Sunday, February 27, 2011

Visiting Dr. Rich and Pro-Social Investment

On Friday a group of six us from Broadway visited Dr. John Rich in Philadelphia. My mind is overflowing after the discussion. It was wonderful -- from beginning to end. My attention had been drawn to Dr. Rich from some conversations with friends who have won the McArthur Genius Grant Awards. They thought it would be a good idea to talk with Dr. Rich. They described his work to me several years ago - as work that began when he was in Boston in Med School. This young doctor, who is African-American, found himself face to face with a lot of young African-American men coming through the emergency room at the hospital he was working at in Boston - stabbed, shot and in other ways damaged by violence. A very short version of this story is that he hired them. He hired them to be community health advocates for something he called "the health cru." I loved that. It seemed to blend well with our theology that saw the answers as residing in the very places that others saw only emptiness and pain. As a Christian I believe that emptiness and pain are not the last word. And Dr. Rich put flesh on those bones by his actions.

Last fall a few of us gathered around our telephone lines at Broadway to have a conference call with Dr. Rich. Near the end of that conversation he invited us to continue to the conversation in person. Chad, at Broadway, began to pull together a group of us to visit. That visit happened this past Friday, the 25th. I wanted to take a few friends and listen to what Dr. Rich was thinking - his innovative approach, his looking at the people who crossed his paths as brothers and sisters, his creativity, and insight - being around people like that is always inspiring to me and I hoped it would be to others. So De'Amon, Terri, Orlando, Chad, Tamara and I set off on Thursday to begin our trek.

What I had not expected was that the focus of the conversation with Dr. Rich would be on healing. I don't think I had ever had a conversation with a physician that focused on healing. It was beautiful! He talked about the ways in which, in listening to the young men who came before him, he began to notice some things - for example he began to notice that these young men had experienced constant trauma - many of them from quite young - and that they had a very good ability to describe the experience and the experiences they were having. As I listened to Dr. Rich I thought about how much this made them "healers" to others around - if we could find ways to build on on term that Dr. Tamara Leech - one of our companions on this trip - described as "pro-social investment." It was Dr. Leech's attempt to describe the positive aspects of life in communities that others often look down on. Our friend, Orlando, who is on this trip (and who I've written about in this blog before) - is constantly engaging in "pro-social investment" by engaging the young people in our community around the music that he loves to make - WITH the young people. They make music together - solve the world's problems - talk, tell stories, laugh and challenge one another. How does one multiply that? At least in part we multiply that, I believe - by celebrating it.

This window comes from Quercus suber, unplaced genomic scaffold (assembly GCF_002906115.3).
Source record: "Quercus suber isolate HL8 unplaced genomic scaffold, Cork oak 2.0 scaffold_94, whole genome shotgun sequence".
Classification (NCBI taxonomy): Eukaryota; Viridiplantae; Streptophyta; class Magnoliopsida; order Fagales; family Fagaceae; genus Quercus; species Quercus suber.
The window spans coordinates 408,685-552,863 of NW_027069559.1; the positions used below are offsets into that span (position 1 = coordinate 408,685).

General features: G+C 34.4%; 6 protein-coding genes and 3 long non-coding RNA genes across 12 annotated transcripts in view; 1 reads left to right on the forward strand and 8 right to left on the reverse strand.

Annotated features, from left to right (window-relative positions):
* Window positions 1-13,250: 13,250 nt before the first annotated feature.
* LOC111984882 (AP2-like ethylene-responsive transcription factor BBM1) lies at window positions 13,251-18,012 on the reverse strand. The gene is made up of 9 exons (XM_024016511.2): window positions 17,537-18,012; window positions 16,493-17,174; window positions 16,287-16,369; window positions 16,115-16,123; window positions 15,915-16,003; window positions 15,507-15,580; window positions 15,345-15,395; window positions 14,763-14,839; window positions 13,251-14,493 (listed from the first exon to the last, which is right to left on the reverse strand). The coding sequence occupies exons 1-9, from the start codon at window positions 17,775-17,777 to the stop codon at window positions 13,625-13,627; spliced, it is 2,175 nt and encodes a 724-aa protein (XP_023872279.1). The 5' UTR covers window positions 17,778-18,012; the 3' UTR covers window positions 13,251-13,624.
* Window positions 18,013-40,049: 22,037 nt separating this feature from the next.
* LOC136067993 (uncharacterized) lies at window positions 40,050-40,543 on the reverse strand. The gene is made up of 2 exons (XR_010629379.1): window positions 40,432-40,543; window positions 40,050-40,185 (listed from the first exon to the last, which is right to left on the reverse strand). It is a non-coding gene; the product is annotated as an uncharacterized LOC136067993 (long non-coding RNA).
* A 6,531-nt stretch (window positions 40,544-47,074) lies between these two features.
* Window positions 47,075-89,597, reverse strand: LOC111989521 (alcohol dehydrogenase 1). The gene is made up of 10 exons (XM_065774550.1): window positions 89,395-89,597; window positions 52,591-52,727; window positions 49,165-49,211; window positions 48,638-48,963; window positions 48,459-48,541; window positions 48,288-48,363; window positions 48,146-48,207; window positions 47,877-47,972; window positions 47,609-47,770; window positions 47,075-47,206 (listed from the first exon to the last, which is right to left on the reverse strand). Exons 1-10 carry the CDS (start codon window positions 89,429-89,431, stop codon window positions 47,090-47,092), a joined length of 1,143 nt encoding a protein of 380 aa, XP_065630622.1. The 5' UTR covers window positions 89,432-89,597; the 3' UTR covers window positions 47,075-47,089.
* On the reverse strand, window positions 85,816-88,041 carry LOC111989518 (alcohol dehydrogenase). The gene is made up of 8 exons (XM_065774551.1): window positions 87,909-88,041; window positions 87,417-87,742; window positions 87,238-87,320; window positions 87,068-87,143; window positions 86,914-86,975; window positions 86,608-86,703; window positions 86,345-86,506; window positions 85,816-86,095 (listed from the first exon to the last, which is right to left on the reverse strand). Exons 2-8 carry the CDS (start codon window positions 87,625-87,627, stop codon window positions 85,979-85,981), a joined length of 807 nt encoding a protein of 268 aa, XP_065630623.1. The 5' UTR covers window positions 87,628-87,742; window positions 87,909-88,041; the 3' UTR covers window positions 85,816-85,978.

What would that look like? We have invited Orlando to share his story in the Lesson for the Contemporary Church during worship at Broadway - and he has done that. But this is a very, very, very small step. How do we make what he is doing more visible - than it is right now? How do we hold it up so that all around our neighborhood see it - and some inspired to do such a thing themselves - that they care about? How do we celebrate it in a way that draws the attention of others around the city? I've been thinking about that. I've got a potential opening to engage the editorial leadership of the newspaper to invite them to see things a little differently (not giving away their old perspective - but picking up the new). Maybe this would be a way that it would be known more widely. But I wonder if this isn't me looking for the "easy way" - by outsourcing the work to the newspaper. I wonder if I could engage United Methodists (and others) from around our city - in helping spread the word. I don't know.